"I have been dealing with claims that I cheated and had an unfair advantage in winning my seven Tours since 1999," he said. "The toll this has taken on my family and my work for our foundation and on me leads me to where I am today — finished with this nonsense."
Gowski said it's unfortunate that after Armstrong's battles with cancer, his record seven Tour De France titles and his work with the Lance Armstrong Foundation, that his legacy will be that of a cheater.
"He was a real hero for people, cancer survivors or not, and that's what's going to be tainted," she said.
At Guthrie Bicycle in Sugar House, both staff and customers said they weren't surprised by Armstrong's announcement. They also expressed skepticism over USADA's decision to strip Armstrong of his seven Tour de France titles, considering his record of being cleared by pre-race doping tests and because of the widespread use of illegal performance enhancements in professional cycling.
"I do believe he probably did (dope), just like everyone else," Guthrie Bicycle manager Preston Jacobsen said. "Pro sports in general have an issue."
But Mark Zimbelman, a professor of accounting at BYU who blogs about fraud and ethics, said that just because something is widespread doesn't make it right. He said that not going after dopers sends the wrong message to the next generation of cyclists.
"This is cheating, it was against the rules," he said. "It's a real problem and that's why a lot of people are happy that USADA is doing this."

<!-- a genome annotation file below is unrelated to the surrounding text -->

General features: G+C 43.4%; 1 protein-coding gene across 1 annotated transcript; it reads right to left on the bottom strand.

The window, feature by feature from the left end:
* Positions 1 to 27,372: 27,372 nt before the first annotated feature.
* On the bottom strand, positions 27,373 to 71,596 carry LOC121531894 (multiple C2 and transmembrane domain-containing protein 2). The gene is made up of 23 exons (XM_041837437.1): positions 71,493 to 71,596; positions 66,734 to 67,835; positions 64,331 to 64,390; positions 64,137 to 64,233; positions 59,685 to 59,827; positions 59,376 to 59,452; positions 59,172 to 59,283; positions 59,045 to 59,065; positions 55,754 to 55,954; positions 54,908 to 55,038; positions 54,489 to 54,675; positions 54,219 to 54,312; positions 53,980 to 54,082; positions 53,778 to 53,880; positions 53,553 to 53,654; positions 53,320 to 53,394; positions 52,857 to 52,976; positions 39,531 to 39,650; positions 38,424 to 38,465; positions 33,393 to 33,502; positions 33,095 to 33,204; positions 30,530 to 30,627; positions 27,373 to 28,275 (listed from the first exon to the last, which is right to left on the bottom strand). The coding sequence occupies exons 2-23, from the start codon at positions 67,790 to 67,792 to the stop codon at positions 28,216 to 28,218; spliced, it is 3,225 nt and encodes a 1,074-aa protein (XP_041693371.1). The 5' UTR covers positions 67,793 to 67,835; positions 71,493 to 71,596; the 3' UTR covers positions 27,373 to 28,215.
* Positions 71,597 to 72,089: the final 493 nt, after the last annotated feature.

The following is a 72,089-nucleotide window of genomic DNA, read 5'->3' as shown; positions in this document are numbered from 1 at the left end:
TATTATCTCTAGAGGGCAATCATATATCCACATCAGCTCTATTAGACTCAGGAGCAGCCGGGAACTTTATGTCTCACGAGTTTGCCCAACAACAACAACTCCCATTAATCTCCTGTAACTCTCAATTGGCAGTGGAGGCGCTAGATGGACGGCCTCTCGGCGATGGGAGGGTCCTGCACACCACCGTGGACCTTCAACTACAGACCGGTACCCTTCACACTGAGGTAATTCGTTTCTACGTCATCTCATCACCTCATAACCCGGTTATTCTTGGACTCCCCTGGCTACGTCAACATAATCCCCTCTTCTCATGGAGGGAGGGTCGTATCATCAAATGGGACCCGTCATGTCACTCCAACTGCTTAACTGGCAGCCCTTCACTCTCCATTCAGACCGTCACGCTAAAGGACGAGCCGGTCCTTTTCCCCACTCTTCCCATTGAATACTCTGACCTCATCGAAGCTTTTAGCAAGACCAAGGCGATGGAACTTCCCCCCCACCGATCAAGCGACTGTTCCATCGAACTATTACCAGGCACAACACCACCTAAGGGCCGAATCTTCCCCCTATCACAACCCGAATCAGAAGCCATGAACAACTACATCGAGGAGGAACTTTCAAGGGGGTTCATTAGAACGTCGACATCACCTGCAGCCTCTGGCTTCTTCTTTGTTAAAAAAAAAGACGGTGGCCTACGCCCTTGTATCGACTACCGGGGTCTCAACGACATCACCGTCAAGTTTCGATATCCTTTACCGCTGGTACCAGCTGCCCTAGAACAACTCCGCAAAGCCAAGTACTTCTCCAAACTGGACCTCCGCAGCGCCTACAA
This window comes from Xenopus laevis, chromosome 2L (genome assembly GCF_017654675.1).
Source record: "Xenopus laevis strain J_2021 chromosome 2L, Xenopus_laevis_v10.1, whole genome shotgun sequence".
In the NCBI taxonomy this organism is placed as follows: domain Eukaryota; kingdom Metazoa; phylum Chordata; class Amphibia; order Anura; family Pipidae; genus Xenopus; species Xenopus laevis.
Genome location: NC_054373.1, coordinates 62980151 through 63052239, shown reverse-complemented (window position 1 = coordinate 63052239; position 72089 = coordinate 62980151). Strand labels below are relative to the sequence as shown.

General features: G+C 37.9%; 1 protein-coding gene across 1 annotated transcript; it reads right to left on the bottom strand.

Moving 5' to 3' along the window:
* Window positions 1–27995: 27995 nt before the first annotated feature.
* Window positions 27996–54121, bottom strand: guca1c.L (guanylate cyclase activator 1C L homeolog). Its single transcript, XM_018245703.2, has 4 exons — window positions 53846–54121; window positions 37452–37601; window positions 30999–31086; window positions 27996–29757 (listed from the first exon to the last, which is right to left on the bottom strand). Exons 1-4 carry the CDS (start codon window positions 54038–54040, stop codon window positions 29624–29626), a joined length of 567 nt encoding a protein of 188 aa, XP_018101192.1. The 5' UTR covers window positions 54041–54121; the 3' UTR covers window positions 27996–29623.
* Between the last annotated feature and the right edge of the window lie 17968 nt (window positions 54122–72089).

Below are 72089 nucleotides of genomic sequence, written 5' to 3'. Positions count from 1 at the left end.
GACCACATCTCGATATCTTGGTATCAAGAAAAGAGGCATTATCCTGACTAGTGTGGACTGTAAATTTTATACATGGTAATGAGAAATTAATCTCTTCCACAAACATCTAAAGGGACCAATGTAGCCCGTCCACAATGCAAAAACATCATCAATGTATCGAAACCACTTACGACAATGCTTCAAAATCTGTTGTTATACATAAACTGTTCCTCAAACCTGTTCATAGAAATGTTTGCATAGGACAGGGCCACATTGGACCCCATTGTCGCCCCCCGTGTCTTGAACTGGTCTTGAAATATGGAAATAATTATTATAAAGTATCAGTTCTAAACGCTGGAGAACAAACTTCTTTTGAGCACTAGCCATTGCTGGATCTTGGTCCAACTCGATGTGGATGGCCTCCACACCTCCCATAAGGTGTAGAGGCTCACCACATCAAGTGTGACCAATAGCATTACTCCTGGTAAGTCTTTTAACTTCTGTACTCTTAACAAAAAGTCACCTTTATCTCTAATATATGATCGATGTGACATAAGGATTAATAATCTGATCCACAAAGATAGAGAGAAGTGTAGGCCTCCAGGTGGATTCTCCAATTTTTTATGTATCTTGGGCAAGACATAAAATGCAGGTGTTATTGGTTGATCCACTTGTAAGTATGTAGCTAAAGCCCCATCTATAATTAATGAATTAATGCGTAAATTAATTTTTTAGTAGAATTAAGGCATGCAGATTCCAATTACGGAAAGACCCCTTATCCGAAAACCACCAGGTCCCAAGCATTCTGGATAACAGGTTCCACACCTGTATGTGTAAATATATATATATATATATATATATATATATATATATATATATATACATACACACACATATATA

Zimbelman said the idea of doing whatever is necessary to win is not unique to sports, but permeates business, politics and other aspects of life.
"It's all over," he said.
Timberlake hesitated to ascribe the Armstrong scandal — and some cyclists' relative indifference to it — to a Machiavellian culture in America. He said cycling is more esoteric than basketball, baseball or football, where the average American has some understanding of game play, and that the culture of special diets and supplements follows the sport back to its European roots.
"I don't think it's an American thing," he said. "Neither the use of (doping) nor the writing off of it."
The reaction to Armstrong, then is left to individuals to work through and perhaps brings only another question, rather than resolution: Who is cheating, Armstrong or USADA, the agency that implicated him?
Jefferey C. Garvey, vice chairman and founding chairman of the Lance Armstrong Foundation, left his opinion on the Livestrong website Friday, in support of the cyclist whose cause he champions:
“Faced with a biased process whose outcome seems predetermined, Lance chose to put his family and his foundation first and we support his decision."
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